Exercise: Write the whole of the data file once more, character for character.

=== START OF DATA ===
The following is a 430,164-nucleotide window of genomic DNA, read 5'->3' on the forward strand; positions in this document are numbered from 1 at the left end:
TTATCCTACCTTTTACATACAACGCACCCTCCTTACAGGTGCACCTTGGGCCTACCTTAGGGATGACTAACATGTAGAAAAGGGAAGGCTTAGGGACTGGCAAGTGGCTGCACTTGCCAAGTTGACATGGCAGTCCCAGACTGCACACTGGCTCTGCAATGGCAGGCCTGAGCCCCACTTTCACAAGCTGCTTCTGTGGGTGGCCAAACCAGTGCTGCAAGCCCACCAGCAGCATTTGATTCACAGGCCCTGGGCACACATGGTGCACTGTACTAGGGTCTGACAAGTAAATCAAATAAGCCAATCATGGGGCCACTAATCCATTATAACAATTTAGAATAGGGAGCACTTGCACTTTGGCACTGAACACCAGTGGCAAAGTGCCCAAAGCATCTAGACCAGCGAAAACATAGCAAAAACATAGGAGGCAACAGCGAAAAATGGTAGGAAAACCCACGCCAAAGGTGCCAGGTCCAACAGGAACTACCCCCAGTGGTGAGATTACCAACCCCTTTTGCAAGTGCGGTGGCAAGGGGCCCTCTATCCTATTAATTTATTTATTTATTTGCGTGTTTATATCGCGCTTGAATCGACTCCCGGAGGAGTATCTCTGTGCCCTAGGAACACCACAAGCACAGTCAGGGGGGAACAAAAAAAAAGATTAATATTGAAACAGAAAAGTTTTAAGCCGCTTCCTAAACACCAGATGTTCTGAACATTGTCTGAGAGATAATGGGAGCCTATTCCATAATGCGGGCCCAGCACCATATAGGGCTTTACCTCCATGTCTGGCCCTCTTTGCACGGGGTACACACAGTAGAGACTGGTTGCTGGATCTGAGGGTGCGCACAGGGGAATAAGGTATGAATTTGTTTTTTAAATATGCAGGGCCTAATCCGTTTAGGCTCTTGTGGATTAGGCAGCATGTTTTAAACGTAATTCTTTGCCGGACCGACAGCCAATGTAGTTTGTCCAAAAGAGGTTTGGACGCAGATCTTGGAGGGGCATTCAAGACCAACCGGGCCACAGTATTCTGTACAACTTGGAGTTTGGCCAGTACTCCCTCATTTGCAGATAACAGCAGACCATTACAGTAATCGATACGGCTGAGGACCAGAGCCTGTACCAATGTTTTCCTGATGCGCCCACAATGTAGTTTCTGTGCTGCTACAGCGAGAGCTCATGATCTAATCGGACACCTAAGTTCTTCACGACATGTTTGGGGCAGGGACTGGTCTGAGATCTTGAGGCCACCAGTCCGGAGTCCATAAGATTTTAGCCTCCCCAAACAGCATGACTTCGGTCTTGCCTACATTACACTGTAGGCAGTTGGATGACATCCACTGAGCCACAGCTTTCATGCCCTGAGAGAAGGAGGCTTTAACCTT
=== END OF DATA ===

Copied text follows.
The following is a 430,164-nucleotide window of genomic DNA, read 5'->3' on the forward strand; positions in this document are numbered from 1 at the left end:
TTATCCTACCTTTTACATACAACGCACCCTCCTTACAGGTGCACCTTGGGCCTACCTTAGGGATGACTAACATGTAGAAAAGGGAAGGCTTAGGGACTGGCAAGTGGCTGCACTTGCCAAGTTGACATGGCAGTCCCAGACTGCACACTGGCTCTGCAATGGCAGGCCTGAGCCCCACTTTCACAAGCTGCTTCTGTGGGTGGCCAAACCAGTGCTGCAAGCCCACCAGCAGCATTTGATTCACAGGCCCTGGGCACACATGGTGCACTGTACTAGGGTCTGACAAGTAAATCAAATAAGCCAATCATGGGGCCACTAATCCATTATAACAATTTAGAATAGGGAGCACTTGCACTTTGGCACTGAACACCAGTGGCAAAGTGCCCAAAGCATCTAGACCAGCGAAAACATAGCAAAAACATAGGAGGCAACAGCGAAAAATGGTAGGAAAACCCACGCCAAAGGTGCCAGGTCCAACAGGAACTACCCCCAGTGGTGAGATTACCAACCCCTTTTGCAAGTGCGGTGGCAAGGGGCCCTCTATCCTATTAATTTATTTATTTATTTGCGTGTTTATATCGCGCTTGAATCGACTCCCGGAGGAGTATCTCTGTGCCCTAGGAACACCACAAGCACAGTCAGGGGGGAACAAAAAAAAAGATTAATATTGAAACAGAAAAGTTTTAAGCCGCTTCCTAAACACCAGATGTTCTGAACATTGTCTGAGAGATAATGGGAGCCTATTCCATAATGCGGGCCCAGCACCATATAGGGCTTTACCTCCATGTCTGGCCCTCTTTGCACGGGGTACACACAGTAGAGACTGGTTGCTGGATCTGAGGGTGCGCACAGGGGAATAAGGTATGAATTTGTTTTTTAAATATGCAGGGCCTAATCCGTTTAGGCTCTTGTGGATTAGGCAGCATGTTTTAAACGTAATTCTTTGCCGGACCGACAGCCAATGTAGTTTGTCCAAAAGAGGTTTGGACGCAGATCTTGGAGGGGCATTCAAGACCAACCGGGCCACAGTATTCTGTACAACTTGGAGTTTGGCCAGTACTCCCTCATTTGCAGATAACAGCAGACCATTACAGTAATCGATACGGCTGAGGACCAGAGCCTGTACCAATGTTTTCCTGATGCGCCCACAATGTAGTTTCTGTGCTGCTACAGCGAGAGCTCATGATCTAATCGGACACCTAAGTTCTTCACGACATGTTTGGGGCAGGGACTGGTCTGAGATCTTGAGGCCACCAGTCCGGAGTCCATAAGATTTTAGCCTCCCCAAACAGCATGACTTCGGTCTTGCCTACATTACACTGTAGGCAGTTGGATGACATCCACTGAGCCACAGCTTTCATGCCCTGAGAGAAGGAGGCTTTAACCTT